Why study A level Psychology?
Have you ever wondered if mental disorders are learnt or inherited? Or why some people conform? Or if the experiences you have before the age of five really do shape the person you are today? A-level Psychology will give you an understanding of the way people think and why people behave in certain ways. We are all psychologists to some extent, as we all know something about human thought and behaviour. Studying psychology helps develop this knowledge and an understanding of the different approaches of the discipline, including cognitive, behaviourist, psychodynamic, developmental, social and bio psychological. In addition you will learn a variety of skills including analytical thinking, improved communication, problem solving and many more that will prepare you for an exciting future with the possibility of a range of fantastic careers.
What are the careers or further education that this course would be suitable for?
For many students the A level course will nurture a passion for psychology and prepare students for further study of the subject at degree level. However students with an A level in psychology also go on to study other subjects at degree level such as English, sociology, biology, business studies, law and sports science. Studying psychology at university can give you a whole host of exciting career options within the field such as clinical psychology, educational psychology, occupational psychology, and forensic psychology as well as related careers such as nursing, teaching, business development, marketing and human resources management.
Key Information Summary:
|Entry Requirements||You should have at least Grade BB in two science GCSEs and a Grade 5 in GCSE English language and mathematics|
|Contact Teacher||Mrs L O’Donoghue: email@example.com|
The AQA specification aims to provide students with an introduction to psychological theory and research and an opportunity to develop critical skills of analysis, interpretation and evaluation whilst engaging students in issues and debates in contemporary psychology.
AQA psychology is a linear course with terminal examinations either at the end of the A-level year.
The 2 year A level course involves the study of the core areas of psychology studied during the first year of the course:
- social influence
- approaches in psychology
- research methods
The topics below are studies during the second year of the course.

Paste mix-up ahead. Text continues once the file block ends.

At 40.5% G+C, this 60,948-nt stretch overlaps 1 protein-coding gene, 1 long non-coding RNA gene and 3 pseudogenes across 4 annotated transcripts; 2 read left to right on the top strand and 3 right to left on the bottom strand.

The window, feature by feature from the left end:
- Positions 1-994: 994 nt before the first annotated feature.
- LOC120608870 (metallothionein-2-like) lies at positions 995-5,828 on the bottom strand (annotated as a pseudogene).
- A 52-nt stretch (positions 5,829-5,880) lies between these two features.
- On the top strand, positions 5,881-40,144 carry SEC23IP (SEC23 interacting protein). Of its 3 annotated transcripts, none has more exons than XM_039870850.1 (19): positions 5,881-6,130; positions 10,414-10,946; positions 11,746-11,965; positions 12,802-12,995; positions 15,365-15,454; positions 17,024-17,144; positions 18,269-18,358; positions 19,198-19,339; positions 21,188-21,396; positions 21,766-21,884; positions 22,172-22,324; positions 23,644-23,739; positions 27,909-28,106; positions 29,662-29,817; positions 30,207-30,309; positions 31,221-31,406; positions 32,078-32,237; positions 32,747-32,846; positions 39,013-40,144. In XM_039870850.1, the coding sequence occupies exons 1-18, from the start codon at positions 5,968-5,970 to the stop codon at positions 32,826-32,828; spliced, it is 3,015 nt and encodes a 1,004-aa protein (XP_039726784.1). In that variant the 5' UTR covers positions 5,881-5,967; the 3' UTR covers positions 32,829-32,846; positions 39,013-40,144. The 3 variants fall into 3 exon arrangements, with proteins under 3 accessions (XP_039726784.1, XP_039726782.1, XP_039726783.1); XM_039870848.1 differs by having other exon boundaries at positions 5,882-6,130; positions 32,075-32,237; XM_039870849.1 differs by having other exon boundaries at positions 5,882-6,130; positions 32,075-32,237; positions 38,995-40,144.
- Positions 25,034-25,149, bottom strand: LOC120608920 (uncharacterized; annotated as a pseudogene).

- Issues and debates in psychology
|A Level – 2 Year Course|
Paper 1 (33.3% of A-level) Memory Attachments Social Psychology Psychopathology
Paper 2 (33.3% of A-level) Approaches in Psychology Biopsychology Research Methods
Paper 3 (33.3% of A-level) Issues and Debates Options in Psychology
Each unit examination is 2 hours long, 96 marks and includes short and long answer questions
A-level grades are based only on marks from the three written papers.
We recognize the need for psychology A level in many university courses and the increasing importance placed upon it, especially with the move to a linear qualification. These university courses often required the highest grades as a means of entry onto these courses. In response to this the science curriculum team requires a preferred grade of an A in core science and a preferred grade of an A in additional science. We do, however, allow entry to the psychology GCE course with a B grade in core science and a B grade in additional science. A student who enters from the separate science route will require a preferred grade of an A in GCSE biology and a preferred grade of an A in another separate science GCSE. As with the core and additional science route the science team will accept a B grade in GCSE biology and a B grade in another GCSE separate science. In addition to these science entry requirements the science team will require a minimum of a grade 5 in mathematics and a minimum grade of a 5 in GCSE English language.
This does mean that the student who enters the course with either an A or B grade will need to show a dedication, enthusiasm and a work ethic that is essential in order to achieve the high grades that the majority of university courses expect. We will consider these characteristics when reviewing a student’s access to the GCE psychology course by reviewing school reports during Year 11.